When the composer Benjamin Britten met the tenor Peter Pears in 1937, he fell in love with both the man and the unusual quavery timbre of his voice, and their 40-year relationship would prove to be one of the most fruitful ones in music history. This weekend, Fort Worth Symphony Orchestra plays a masterpiece, Britten’s Serenade for Tenor, Horn, and Strings.
The suite is bookended by the French horn playing solo on natural harmonics (i.e. without fingering and therefore out of tune). In between, six English poems are set to vocal music, with Ben Jonson’s “Hymn to Diana” receiving a quick and witty treatment and Lord Tennyson’s “Blow, Bugle, Blow” enjoying a glorious, splashy setting. By contrast, William Blake’s “The Sick Rose” sounds properly malevolent, and the anonymous 15th-century religious poem “Lyke-Wake Dirge” is a masterful exercise in how to set a repetitive poem of many verses to blood-freezing music, with the horn entering like a blast out of hell. Tenor Paul Appleby and hornist Molly Norcross will be the soloists here; when Britten’s music first appeared, many tenors dismissed it as performable only by Pears, but in the last few decades, tenors have come up who make Britten a cornerstone of their repertoire.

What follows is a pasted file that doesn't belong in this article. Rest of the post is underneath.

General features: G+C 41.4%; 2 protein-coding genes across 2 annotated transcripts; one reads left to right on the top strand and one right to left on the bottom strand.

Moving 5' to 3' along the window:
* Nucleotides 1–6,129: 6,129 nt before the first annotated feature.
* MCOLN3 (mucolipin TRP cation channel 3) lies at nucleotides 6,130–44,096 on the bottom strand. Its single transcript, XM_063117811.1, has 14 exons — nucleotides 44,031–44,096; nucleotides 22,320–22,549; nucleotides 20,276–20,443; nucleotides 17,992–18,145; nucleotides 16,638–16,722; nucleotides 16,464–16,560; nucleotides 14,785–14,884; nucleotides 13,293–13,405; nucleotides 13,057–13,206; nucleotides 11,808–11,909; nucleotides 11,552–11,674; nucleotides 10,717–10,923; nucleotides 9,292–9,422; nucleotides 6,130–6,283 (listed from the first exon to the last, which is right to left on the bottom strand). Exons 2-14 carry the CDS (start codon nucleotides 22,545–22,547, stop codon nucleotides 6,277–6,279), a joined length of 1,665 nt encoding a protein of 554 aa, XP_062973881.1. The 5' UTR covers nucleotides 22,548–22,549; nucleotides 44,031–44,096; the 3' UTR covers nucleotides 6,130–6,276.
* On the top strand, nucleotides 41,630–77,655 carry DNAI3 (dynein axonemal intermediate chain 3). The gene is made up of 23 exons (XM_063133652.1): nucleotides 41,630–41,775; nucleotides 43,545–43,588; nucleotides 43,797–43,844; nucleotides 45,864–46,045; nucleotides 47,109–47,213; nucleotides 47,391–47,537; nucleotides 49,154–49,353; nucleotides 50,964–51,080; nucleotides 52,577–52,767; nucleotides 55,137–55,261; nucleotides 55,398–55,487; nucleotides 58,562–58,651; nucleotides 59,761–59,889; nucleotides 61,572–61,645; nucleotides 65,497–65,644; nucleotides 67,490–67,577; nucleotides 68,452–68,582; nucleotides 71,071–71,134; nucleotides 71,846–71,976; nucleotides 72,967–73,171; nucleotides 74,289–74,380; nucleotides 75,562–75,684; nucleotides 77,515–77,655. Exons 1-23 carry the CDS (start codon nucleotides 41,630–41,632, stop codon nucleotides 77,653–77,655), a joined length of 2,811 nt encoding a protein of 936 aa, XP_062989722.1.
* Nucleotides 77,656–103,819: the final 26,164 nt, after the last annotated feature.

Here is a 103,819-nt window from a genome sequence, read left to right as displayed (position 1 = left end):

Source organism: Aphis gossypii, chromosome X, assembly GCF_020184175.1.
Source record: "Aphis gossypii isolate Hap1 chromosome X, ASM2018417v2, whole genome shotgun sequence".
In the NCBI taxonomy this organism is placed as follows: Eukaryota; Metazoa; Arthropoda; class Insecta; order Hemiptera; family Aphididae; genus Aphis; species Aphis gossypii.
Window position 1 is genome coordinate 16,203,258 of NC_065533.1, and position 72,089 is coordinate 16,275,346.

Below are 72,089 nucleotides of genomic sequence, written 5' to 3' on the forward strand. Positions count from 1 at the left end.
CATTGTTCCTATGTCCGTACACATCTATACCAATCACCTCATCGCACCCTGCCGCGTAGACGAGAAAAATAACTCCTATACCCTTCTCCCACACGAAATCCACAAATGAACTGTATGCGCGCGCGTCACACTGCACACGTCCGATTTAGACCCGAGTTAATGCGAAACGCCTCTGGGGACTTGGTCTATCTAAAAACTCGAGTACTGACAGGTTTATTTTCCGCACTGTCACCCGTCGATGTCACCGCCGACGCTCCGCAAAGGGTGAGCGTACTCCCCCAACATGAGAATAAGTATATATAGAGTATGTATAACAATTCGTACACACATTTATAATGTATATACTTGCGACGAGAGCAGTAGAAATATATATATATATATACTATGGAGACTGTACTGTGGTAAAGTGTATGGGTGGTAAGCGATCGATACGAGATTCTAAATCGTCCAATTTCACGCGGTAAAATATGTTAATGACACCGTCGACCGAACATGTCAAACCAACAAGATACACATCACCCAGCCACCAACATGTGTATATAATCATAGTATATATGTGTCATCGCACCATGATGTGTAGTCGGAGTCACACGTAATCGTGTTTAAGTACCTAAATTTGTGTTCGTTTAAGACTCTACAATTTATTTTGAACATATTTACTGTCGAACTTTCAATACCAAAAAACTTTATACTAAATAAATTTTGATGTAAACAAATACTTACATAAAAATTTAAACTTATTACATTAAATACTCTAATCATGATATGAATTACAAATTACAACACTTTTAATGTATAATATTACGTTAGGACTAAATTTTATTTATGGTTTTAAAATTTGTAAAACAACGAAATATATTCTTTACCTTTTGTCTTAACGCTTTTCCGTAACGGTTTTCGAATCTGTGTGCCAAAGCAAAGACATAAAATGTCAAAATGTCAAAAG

Fort Worth Symphony Orchestra plays Fri-Sun at Bass Performance Hall, 555 Commerce St, FW. Tickets are $17-88. Call 817-665-6000.